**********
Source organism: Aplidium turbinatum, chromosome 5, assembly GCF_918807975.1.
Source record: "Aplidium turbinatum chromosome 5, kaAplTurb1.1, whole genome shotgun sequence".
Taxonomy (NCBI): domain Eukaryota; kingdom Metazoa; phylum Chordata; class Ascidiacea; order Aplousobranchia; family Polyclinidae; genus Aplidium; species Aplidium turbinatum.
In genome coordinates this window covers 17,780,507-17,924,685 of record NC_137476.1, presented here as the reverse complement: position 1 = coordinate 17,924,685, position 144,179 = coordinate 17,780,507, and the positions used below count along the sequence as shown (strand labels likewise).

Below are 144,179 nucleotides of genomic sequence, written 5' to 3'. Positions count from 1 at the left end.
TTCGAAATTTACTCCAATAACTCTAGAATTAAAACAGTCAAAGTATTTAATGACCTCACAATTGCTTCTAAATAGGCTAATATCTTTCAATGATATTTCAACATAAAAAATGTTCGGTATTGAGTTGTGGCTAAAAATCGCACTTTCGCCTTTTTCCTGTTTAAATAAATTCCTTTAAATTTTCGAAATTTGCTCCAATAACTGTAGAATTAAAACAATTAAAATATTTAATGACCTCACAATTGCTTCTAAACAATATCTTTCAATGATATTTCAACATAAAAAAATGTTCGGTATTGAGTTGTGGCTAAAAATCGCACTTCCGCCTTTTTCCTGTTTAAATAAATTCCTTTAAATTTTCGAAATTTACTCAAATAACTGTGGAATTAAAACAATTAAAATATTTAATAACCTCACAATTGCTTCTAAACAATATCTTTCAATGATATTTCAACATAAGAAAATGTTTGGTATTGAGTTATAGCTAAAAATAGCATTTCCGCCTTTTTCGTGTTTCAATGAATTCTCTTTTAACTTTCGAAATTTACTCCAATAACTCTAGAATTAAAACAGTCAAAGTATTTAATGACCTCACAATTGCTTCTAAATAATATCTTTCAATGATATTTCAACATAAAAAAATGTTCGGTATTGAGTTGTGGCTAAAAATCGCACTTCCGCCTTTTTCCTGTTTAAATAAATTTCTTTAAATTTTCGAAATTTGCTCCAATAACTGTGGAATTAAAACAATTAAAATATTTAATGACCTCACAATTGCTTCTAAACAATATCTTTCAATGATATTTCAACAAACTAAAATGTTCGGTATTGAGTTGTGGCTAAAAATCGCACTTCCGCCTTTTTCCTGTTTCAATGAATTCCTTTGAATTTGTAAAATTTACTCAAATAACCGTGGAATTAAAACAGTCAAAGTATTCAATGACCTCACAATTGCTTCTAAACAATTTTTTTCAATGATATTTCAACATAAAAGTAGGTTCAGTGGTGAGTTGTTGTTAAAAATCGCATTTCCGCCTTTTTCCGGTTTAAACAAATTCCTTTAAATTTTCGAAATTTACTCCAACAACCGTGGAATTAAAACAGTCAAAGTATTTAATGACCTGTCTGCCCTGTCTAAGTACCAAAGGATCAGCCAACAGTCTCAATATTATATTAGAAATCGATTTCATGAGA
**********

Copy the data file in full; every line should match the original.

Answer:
Source organism: Aplidium turbinatum, chromosome 5, assembly GCF_918807975.1.
Source record: "Aplidium turbinatum chromosome 5, kaAplTurb1.1, whole genome shotgun sequence".
Taxonomy (NCBI): domain Eukaryota; kingdom Metazoa; phylum Chordata; class Ascidiacea; order Aplousobranchia; family Polyclinidae; genus Aplidium; species Aplidium turbinatum.
In genome coordinates this window covers 17,780,507-17,924,685 of record NC_137476.1, presented here as the reverse complement: position 1 = coordinate 17,924,685, position 144,179 = coordinate 17,780,507, and the positions used below count along the sequence as shown (strand labels likewise).

Below are 144,179 nucleotides of genomic sequence, written 5' to 3'. Positions count from 1 at the left end.
TTCGAAATTTACTCCAATAACTCTAGAATTAAAACAGTCAAAGTATTTAATGACCTCACAATTGCTTCTAAATAGGCTAATATCTTTCAATGATATTTCAACATAAAAAATGTTCGGTATTGAGTTGTGGCTAAAAATCGCACTTTCGCCTTTTTCCTGTTTAAATAAATTCCTTTAAATTTTCGAAATTTGCTCCAATAACTGTAGAATTAAAACAATTAAAATATTTAATGACCTCACAATTGCTTCTAAACAATATCTTTCAATGATATTTCAACATAAAAAAATGTTCGGTATTGAGTTGTGGCTAAAAATCGCACTTCCGCCTTTTTCCTGTTTAAATAAATTCCTTTAAATTTTCGAAATTTACTCAAATAACTGTGGAATTAAAACAATTAAAATATTTAATAACCTCACAATTGCTTCTAAACAATATCTTTCAATGATATTTCAACATAAGAAAATGTTTGGTATTGAGTTATAGCTAAAAATAGCATTTCCGCCTTTTTCGTGTTTCAATGAATTCTCTTTTAACTTTCGAAATTTACTCCAATAACTCTAGAATTAAAACAGTCAAAGTATTTAATGACCTCACAATTGCTTCTAAATAATATCTTTCAATGATATTTCAACATAAAAAAATGTTCGGTATTGAGTTGTGGCTAAAAATCGCACTTCCGCCTTTTTCCTGTTTAAATAAATTTCTTTAAATTTTCGAAATTTGCTCCAATAACTGTGGAATTAAAACAATTAAAATATTTAATGACCTCACAATTGCTTCTAAACAATATCTTTCAATGATATTTCAACAAACTAAAATGTTCGGTATTGAGTTGTGGCTAAAAATCGCACTTCCGCCTTTTTCCTGTTTCAATGAATTCCTTTGAATTTGTAAAATTTACTCAAATAACCGTGGAATTAAAACAGTCAAAGTATTCAATGACCTCACAATTGCTTCTAAACAATTTTTTTCAATGATATTTCAACATAAAAGTAGGTTCAGTGGTGAGTTGTTGTTAAAAATCGCATTTCCGCCTTTTTCCGGTTTAAACAAATTCCTTTAAATTTTCGAAATTTACTCCAACAACCGTGGAATTAAAACAGTCAAAGTATTTAATGACCTGTCTGCCCTGTCTAAGTACCAAAGGATCAGCCAACAGTCTCAATATTATATTAGAAATCGATTTCATGAGA